Other messages can be monitored as needed, but this basic list will take care of a number of issues, including system issues such as hardware errors.
The next step is selecting how your system is automatically going to monitor for messages after your staff has gone home for the night or weekend. For message monitoring, you generally have three choices for monitoring software that can be configured to look for these errors.
Notification–Who Gets the Message When?
In your message monitoring system, you will generally be sending out alerts to mobile device users via text messaging when an error occurs. As mentioned above, it’s easy to send out a text message through email software, and the assumption here is that all your on-call resources are reachable through text messages on their mobile phones. However, there are a number of management issues you should consider as you configure your notification system. Among these issues are:
Do you have a list of defined responders who will be responsible for ensuring all issues are resolved? What compensation are you offering them for responding to off-hours system issues? What procedure will they follow when they receive an alert? What happens if the off-hours responder doesn’t receive the alert because of mobile device issues, such as a dead battery, out of cell phone range, etc.?
If you have more than one off-hours responder, do you have a published schedule for who’s on duty each night? Is your software set up to follow the schedule and only send to the on-call person or does everyone get the alerts regardless of whether they are on duty that night or not? How do you handle vacations or business travel when the scheduled off-hours responder may not be available?
If you’re requiring people to drop everything and answer a call, do they at least have the required company equipment to do the job? Are they aware that they will have to answer the call whenever they are on duty?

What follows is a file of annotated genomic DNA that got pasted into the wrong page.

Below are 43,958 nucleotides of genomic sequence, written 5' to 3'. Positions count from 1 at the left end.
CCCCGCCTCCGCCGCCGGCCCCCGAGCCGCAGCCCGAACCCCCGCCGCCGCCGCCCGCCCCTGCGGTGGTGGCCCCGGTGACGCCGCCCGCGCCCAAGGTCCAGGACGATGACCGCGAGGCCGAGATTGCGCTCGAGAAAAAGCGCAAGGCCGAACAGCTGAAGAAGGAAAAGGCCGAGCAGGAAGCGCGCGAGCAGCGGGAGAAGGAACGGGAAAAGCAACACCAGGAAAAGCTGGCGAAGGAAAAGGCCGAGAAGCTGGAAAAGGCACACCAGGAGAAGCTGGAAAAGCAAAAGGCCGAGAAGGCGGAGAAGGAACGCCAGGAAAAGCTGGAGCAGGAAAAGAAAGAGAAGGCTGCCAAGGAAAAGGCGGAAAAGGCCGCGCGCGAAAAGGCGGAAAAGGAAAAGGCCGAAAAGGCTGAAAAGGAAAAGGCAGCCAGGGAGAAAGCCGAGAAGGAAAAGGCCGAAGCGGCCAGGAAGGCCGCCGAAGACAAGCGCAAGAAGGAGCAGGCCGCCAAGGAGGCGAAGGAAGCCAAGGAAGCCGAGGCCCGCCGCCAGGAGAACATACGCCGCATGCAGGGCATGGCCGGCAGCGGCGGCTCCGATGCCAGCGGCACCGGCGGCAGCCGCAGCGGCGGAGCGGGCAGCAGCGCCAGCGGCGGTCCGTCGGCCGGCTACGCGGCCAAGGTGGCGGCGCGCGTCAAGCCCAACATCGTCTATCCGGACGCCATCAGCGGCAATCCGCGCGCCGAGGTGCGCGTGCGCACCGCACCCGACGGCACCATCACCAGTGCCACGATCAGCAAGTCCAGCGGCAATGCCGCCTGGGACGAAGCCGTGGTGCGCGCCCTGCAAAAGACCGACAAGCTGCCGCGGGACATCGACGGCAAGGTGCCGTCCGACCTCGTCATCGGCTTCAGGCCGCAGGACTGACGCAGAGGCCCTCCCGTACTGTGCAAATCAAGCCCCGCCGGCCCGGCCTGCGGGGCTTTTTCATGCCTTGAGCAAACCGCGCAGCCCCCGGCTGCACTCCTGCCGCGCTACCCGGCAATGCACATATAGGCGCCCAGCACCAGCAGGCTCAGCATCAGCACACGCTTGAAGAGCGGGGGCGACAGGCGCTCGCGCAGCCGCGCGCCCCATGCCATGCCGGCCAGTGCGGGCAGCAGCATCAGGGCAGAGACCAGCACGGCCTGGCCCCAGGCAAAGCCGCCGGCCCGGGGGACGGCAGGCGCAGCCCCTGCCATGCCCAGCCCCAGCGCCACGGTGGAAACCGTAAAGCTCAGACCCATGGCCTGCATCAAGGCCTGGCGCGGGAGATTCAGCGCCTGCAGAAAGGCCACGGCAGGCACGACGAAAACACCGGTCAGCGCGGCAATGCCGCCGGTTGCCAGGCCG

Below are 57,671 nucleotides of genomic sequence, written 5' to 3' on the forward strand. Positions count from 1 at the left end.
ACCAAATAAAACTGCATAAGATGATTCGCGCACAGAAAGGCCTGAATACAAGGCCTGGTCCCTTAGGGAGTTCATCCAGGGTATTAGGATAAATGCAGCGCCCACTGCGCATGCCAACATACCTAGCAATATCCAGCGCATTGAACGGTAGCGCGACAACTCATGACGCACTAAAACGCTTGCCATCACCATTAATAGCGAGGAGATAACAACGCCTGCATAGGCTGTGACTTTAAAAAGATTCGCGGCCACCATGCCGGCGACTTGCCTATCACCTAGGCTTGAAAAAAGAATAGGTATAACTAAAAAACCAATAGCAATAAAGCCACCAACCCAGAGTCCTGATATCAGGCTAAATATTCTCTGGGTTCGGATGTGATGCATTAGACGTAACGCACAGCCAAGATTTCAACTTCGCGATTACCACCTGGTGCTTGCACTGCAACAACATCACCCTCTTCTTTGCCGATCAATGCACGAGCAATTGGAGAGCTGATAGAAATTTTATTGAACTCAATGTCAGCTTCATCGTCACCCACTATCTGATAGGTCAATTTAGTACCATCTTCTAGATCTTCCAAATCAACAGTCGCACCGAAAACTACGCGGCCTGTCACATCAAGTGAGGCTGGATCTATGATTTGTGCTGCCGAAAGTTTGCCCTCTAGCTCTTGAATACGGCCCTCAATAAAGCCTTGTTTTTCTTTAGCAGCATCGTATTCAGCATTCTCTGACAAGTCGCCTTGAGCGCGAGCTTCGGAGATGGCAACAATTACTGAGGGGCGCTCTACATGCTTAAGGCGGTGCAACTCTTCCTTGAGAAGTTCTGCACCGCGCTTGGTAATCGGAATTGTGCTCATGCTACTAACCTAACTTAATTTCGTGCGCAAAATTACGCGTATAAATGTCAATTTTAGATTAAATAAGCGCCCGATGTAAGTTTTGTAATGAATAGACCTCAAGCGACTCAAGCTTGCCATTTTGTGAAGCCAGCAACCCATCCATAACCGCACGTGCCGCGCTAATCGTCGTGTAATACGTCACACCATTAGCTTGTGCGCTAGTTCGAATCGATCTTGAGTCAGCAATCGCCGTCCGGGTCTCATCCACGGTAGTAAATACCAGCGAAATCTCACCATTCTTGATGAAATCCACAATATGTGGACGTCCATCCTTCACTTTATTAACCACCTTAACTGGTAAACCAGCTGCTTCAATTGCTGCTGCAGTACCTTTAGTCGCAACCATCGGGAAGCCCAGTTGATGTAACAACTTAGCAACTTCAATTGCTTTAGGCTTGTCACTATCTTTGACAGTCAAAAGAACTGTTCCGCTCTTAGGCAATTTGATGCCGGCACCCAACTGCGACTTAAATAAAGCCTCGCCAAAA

If the off-hours responder can’t resolve the issue, what escalation procedure should he follow and who should he call? Have you defined your subject matter experts (SMEs) who need to resolve certain types of issues, such as ERP system errors, hardware errors, Web site errors, etc.? What happens if the designated SME isn’t available? A negotiated and published call tree can alleviate many of these issues.
In my experience, these issues can be just as tricky as the software configuration. You need to carefully define your call trees and ensure that everyone knows what needs to done in case of a problem. Nobody likes to be on-call during off-hours, so proceed carefully and make sure your responders are taken care of in some way, shape, or form for their trouble.
Still To Come
Once you have your detection and notification configuration and procedure set up, your monitoring system is already in place. Next issue, we’ll discuss more advanced issues for enhancing that system and freeing up more responder time, including i/OS techniques for automatically answering error messages, freeing up your tech resources so that they don’t have to be tethered to their computers on nights they are monitoring the system, and things you should do after the problem is resolved.